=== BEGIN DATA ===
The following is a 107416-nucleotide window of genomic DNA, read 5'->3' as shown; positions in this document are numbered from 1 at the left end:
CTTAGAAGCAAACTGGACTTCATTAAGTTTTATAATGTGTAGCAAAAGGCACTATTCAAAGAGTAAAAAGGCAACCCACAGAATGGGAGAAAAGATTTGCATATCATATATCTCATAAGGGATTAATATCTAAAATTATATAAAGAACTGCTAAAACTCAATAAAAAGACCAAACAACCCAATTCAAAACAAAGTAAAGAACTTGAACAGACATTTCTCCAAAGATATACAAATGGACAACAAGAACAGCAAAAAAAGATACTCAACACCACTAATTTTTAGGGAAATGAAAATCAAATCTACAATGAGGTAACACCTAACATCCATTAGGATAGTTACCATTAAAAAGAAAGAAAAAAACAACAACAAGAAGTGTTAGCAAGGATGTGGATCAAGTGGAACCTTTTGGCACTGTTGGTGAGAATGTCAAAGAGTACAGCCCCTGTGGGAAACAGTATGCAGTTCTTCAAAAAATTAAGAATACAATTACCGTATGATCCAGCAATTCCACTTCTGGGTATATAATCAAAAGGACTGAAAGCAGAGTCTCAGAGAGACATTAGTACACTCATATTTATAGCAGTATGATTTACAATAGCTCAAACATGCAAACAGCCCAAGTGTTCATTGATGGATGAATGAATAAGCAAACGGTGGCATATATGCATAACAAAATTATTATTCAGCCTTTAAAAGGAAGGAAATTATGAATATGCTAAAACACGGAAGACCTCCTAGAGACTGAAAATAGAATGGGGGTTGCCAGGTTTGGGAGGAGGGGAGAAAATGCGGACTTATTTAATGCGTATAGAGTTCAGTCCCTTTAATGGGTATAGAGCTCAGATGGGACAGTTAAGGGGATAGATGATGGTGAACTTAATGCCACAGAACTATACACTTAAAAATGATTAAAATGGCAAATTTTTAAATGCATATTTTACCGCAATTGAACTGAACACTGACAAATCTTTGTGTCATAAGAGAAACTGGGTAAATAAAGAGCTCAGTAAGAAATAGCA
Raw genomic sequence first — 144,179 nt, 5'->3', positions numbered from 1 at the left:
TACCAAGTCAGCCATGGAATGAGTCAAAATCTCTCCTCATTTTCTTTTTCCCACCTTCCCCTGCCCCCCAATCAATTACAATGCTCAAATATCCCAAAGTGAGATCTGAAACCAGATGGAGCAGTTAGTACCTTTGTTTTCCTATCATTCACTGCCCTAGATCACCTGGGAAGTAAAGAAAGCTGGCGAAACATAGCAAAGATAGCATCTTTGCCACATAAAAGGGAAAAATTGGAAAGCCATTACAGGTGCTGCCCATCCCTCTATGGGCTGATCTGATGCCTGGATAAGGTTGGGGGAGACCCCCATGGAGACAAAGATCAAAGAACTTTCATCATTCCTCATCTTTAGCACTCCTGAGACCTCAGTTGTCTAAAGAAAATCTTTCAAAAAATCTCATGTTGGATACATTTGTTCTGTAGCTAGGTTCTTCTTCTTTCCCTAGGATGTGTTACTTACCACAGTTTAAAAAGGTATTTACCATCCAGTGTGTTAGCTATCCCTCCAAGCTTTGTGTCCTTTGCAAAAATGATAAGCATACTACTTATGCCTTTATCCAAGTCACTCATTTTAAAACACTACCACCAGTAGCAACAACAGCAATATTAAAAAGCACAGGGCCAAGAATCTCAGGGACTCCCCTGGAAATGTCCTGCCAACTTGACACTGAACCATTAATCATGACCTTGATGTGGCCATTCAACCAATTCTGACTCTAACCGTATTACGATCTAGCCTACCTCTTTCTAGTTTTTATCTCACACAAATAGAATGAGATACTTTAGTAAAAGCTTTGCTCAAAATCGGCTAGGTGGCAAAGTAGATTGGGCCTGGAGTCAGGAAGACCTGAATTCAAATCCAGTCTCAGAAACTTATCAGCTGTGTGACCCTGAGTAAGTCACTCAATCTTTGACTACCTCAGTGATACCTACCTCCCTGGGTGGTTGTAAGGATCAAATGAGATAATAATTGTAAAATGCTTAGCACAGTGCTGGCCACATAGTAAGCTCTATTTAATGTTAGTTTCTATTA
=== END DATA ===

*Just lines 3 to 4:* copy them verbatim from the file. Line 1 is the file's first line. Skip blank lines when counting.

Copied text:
Raw genomic sequence first — 144,179 nt, 5'->3', positions numbered from 1 at the left:
TACCAAGTCAGCCATGGAATGAGTCAAAATCTCTCCTCATTTTCTTTTTCCCACCTTCCCCTGCCCCCCAATCAATTACAATGCTCAAATATCCCAAAGTGAGATCTGAAACCAGATGGAGCAGTTAGTACCTTTGTTTTCCTATCATTCACTGCCCTAGATCACCTGGGAAGTAAAGAAAGCTGGCGAAACATAGCAAAGATAGCATCTTTGCCACATAAAAGGGAAAAATTGGAAAGCCATTACAGGTGCTGCCCATCCCTCTATGGGCTGATCTGATGCCTGGATAAGGTTGGGGGAGACCCCCATGGAGACAAAGATCAAAGAACTTTCATCATTCCTCATCTTTAGCACTCCTGAGACCTCAGTTGTCTAAAGAAAATCTTTCAAAAAATCTCATGTTGGATACATTTGTTCTGTAGCTAGGTTCTTCTTCTTTCCCTAGGATGTGTTACTTACCACAGTTTAAAAAGGTATTTACCATCCAGTGTGTTAGCTATCCCTCCAAGCTTTGTGTCCTTTGCAAAAATGATAAGCATACTACTTATGCCTTTATCCAAGTCACTCATTTTAAAACACTACCACCAGTAGCAACAACAGCAATATTAAAAAGCACAGGGCCAAGAATCTCAGGGACTCCCCTGGAAATGTCCTGCCAACTTGACACTGAACCATTAATCATGACCTTGATGTGGCCATTCAACCAATTCTGACTCTAACCGTATTACGATCTAGCCTACCTCTTTCTAGTTTTTATCTCACACAAATAGAATGAGATACTTTAGTAAAAGCTTTGCTCAAAATCGGCTAGGTGGCAAAGTAGATTGGGCCTGGAGTCAGGAAGACCTGAATTCAAATCCAGTCTCAGAAACTTATCAGCTGTGTGACCCTGAGTAAGTCACTCAATCTTTGACTACCTCAGTGATACCTACCTCCCTGGGTGGTTGTAAGGATCAAATGAGATAATAATTGTAAAATGCTTAGCACAGTGCTGGCCACATAGTAAGCTCTATTTAATGTTAGTTTCTATTA